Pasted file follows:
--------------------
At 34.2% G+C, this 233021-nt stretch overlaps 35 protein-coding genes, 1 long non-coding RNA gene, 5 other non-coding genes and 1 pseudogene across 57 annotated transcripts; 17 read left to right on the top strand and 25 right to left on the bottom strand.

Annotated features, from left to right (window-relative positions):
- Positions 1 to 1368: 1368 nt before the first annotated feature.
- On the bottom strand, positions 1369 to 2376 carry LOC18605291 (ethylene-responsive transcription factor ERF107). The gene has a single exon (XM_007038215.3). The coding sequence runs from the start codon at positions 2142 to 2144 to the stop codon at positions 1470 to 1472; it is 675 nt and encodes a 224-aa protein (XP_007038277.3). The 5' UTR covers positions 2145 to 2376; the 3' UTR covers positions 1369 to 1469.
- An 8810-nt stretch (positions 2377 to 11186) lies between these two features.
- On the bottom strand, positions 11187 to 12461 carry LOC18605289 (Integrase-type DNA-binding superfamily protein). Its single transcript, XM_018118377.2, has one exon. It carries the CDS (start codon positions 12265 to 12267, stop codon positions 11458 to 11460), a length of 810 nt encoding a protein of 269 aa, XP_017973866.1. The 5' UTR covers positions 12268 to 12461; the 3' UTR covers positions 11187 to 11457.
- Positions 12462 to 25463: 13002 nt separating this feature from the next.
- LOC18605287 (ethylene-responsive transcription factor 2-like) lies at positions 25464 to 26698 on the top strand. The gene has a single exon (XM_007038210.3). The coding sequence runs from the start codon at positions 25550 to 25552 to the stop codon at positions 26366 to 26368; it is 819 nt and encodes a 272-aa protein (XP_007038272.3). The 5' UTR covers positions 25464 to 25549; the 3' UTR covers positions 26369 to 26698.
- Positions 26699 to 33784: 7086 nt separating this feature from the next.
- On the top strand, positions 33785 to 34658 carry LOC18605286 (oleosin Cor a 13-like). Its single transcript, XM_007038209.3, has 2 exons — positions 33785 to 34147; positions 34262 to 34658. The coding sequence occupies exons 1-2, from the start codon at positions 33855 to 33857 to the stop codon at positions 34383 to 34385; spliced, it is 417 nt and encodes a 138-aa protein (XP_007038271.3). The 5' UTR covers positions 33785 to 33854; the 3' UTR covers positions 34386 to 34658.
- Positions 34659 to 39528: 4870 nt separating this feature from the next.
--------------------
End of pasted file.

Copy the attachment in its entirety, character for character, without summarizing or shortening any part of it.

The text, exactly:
At 34.2% G+C, this 233021-nt stretch overlaps 35 protein-coding genes, 1 long non-coding RNA gene, 5 other non-coding genes and 1 pseudogene across 57 annotated transcripts; 17 read left to right on the top strand and 25 right to left on the bottom strand.

Annotated features, from left to right (window-relative positions):
- Positions 1 to 1368: 1368 nt before the first annotated feature.
- On the bottom strand, positions 1369 to 2376 carry LOC18605291 (ethylene-responsive transcription factor ERF107). The gene has a single exon (XM_007038215.3). The coding sequence runs from the start codon at positions 2142 to 2144 to the stop codon at positions 1470 to 1472; it is 675 nt and encodes a 224-aa protein (XP_007038277.3). The 5' UTR covers positions 2145 to 2376; the 3' UTR covers positions 1369 to 1469.
- An 8810-nt stretch (positions 2377 to 11186) lies between these two features.
- On the bottom strand, positions 11187 to 12461 carry LOC18605289 (Integrase-type DNA-binding superfamily protein). Its single transcript, XM_018118377.2, has one exon. It carries the CDS (start codon positions 12265 to 12267, stop codon positions 11458 to 11460), a length of 810 nt encoding a protein of 269 aa, XP_017973866.1. The 5' UTR covers positions 12268 to 12461; the 3' UTR covers positions 11187 to 11457.
- Positions 12462 to 25463: 13002 nt separating this feature from the next.
- LOC18605287 (ethylene-responsive transcription factor 2-like) lies at positions 25464 to 26698 on the top strand. The gene has a single exon (XM_007038210.3). The coding sequence runs from the start codon at positions 25550 to 25552 to the stop codon at positions 26366 to 26368; it is 819 nt and encodes a 272-aa protein (XP_007038272.3). The 5' UTR covers positions 25464 to 25549; the 3' UTR covers positions 26369 to 26698.
- Positions 26699 to 33784: 7086 nt separating this feature from the next.
- On the top strand, positions 33785 to 34658 carry LOC18605286 (oleosin Cor a 13-like). Its single transcript, XM_007038209.3, has 2 exons — positions 33785 to 34147; positions 34262 to 34658. The coding sequence occupies exons 1-2, from the start codon at positions 33855 to 33857 to the stop codon at positions 34383 to 34385; spliced, it is 417 nt and encodes a 138-aa protein (XP_007038271.3). The 5' UTR covers positions 33785 to 33854; the 3' UTR covers positions 34386 to 34658.
- Positions 34659 to 39528: 4870 nt separating this feature from the next.